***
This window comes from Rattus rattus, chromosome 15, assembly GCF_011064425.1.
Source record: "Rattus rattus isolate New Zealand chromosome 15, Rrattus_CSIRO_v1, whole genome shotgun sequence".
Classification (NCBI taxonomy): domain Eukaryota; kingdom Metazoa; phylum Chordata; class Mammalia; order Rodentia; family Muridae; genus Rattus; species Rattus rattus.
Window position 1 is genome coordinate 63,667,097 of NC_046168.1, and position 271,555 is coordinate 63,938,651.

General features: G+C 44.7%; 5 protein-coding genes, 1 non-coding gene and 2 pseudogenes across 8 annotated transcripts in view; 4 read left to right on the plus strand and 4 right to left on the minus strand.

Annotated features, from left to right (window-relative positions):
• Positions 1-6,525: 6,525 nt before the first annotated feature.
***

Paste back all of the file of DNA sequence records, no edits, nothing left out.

This window comes from Rattus rattus, chromosome 15, assembly GCF_011064425.1.
Source record: "Rattus rattus isolate New Zealand chromosome 15, Rrattus_CSIRO_v1, whole genome shotgun sequence".
Classification (NCBI taxonomy): domain Eukaryota; kingdom Metazoa; phylum Chordata; class Mammalia; order Rodentia; family Muridae; genus Rattus; species Rattus rattus.
Window position 1 is genome coordinate 63,667,097 of NC_046168.1, and position 271,555 is coordinate 63,938,651.

General features: G+C 44.7%; 5 protein-coding genes, 1 non-coding gene and 2 pseudogenes across 8 annotated transcripts in view; 4 read left to right on the plus strand and 4 right to left on the minus strand.

Annotated features, from left to right (window-relative positions):
• Positions 1-6,525: 6,525 nt before the first annotated feature.